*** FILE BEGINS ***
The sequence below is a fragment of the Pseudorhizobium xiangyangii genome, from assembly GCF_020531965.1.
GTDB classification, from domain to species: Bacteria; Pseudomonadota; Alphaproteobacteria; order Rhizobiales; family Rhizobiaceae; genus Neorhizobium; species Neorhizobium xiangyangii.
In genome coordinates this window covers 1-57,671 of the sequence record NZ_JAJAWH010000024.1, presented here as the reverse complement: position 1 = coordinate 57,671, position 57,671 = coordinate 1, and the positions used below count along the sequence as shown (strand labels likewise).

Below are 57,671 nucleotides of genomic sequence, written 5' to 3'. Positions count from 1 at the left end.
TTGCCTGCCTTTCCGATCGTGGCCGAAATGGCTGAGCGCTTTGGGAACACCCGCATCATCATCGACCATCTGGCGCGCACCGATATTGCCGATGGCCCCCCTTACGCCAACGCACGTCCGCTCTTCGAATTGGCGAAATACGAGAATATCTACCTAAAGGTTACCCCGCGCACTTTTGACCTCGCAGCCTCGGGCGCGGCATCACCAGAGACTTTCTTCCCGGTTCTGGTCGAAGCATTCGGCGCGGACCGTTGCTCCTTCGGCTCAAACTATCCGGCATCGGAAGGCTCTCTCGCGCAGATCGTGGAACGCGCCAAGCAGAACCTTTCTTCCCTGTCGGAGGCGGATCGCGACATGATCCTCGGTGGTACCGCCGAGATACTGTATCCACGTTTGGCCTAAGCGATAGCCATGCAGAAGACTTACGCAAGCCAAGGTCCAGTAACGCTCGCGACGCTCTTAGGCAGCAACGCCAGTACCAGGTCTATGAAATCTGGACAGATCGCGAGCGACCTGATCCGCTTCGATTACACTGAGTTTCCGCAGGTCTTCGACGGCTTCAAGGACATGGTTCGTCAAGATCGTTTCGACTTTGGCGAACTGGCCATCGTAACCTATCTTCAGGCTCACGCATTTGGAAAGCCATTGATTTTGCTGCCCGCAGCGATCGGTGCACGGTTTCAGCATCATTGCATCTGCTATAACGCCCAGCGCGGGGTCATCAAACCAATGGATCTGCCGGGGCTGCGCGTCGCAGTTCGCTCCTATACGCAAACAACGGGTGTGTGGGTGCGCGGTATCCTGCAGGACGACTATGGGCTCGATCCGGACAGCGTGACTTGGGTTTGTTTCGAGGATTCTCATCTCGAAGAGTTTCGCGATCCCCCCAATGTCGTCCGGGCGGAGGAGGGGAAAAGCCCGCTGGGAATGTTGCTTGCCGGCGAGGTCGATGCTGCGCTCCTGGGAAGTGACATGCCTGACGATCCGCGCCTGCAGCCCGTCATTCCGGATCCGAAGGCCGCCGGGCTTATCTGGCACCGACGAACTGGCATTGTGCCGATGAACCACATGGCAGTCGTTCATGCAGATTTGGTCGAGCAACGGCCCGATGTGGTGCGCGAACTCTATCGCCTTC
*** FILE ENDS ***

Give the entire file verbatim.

The sequence below is a fragment of the Pseudorhizobium xiangyangii genome, from assembly GCF_020531965.1.
GTDB classification, from domain to species: Bacteria; Pseudomonadota; Alphaproteobacteria; order Rhizobiales; family Rhizobiaceae; genus Neorhizobium; species Neorhizobium xiangyangii.
In genome coordinates this window covers 1-57,671 of the sequence record NZ_JAJAWH010000024.1, presented here as the reverse complement: position 1 = coordinate 57,671, position 57,671 = coordinate 1, and the positions used below count along the sequence as shown (strand labels likewise).

Below are 57,671 nucleotides of genomic sequence, written 5' to 3'. Positions count from 1 at the left end.
TTGCCTGCCTTTCCGATCGTGGCCGAAATGGCTGAGCGCTTTGGGAACACCCGCATCATCATCGACCATCTGGCGCGCACCGATATTGCCGATGGCCCCCCTTACGCCAACGCACGTCCGCTCTTCGAATTGGCGAAATACGAGAATATCTACCTAAAGGTTACCCCGCGCACTTTTGACCTCGCAGCCTCGGGCGCGGCATCACCAGAGACTTTCTTCCCGGTTCTGGTCGAAGCATTCGGCGCGGACCGTTGCTCCTTCGGCTCAAACTATCCGGCATCGGAAGGCTCTCTCGCGCAGATCGTGGAACGCGCCAAGCAGAACCTTTCTTCCCTGTCGGAGGCGGATCGCGACATGATCCTCGGTGGTACCGCCGAGATACTGTATCCACGTTTGGCCTAAGCGATAGCCATGCAGAAGACTTACGCAAGCCAAGGTCCAGTAACGCTCGCGACGCTCTTAGGCAGCAACGCCAGTACCAGGTCTATGAAATCTGGACAGATCGCGAGCGACCTGATCCGCTTCGATTACACTGAGTTTCCGCAGGTCTTCGACGGCTTCAAGGACATGGTTCGTCAAGATCGTTTCGACTTTGGCGAACTGGCCATCGTAACCTATCTTCAGGCTCACGCATTTGGAAAGCCATTGATTTTGCTGCCCGCAGCGATCGGTGCACGGTTTCAGCATCATTGCATCTGCTATAACGCCCAGCGCGGGGTCATCAAACCAATGGATCTGCCGGGGCTGCGCGTCGCAGTTCGCTCCTATACGCAAACAACGGGTGTGTGGGTGCGCGGTATCCTGCAGGACGACTATGGGCTCGATCCGGACAGCGTGACTTGGGTTTGTTTCGAGGATTCTCATCTCGAAGAGTTTCGCGATCCCCCCAATGTCGTCCGGGCGGAGGAGGGGAAAAGCCCGCTGGGAATGTTGCTTGCCGGCGAGGTCGATGCTGCGCTCCTGGGAAGTGACATGCCTGACGATCCGCGCCTGCAGCCCGTCATTCCGGATCCGAAGGCCGCCGGGCTTATCTGGCACCGACGAACTGGCATTGTGCCGATGAACCACATGGCAGTCGTTCATGCAGATTTGGTCGAGCAACGGCCCGATGTGGTGCGCGAACTCTATCGCCTTC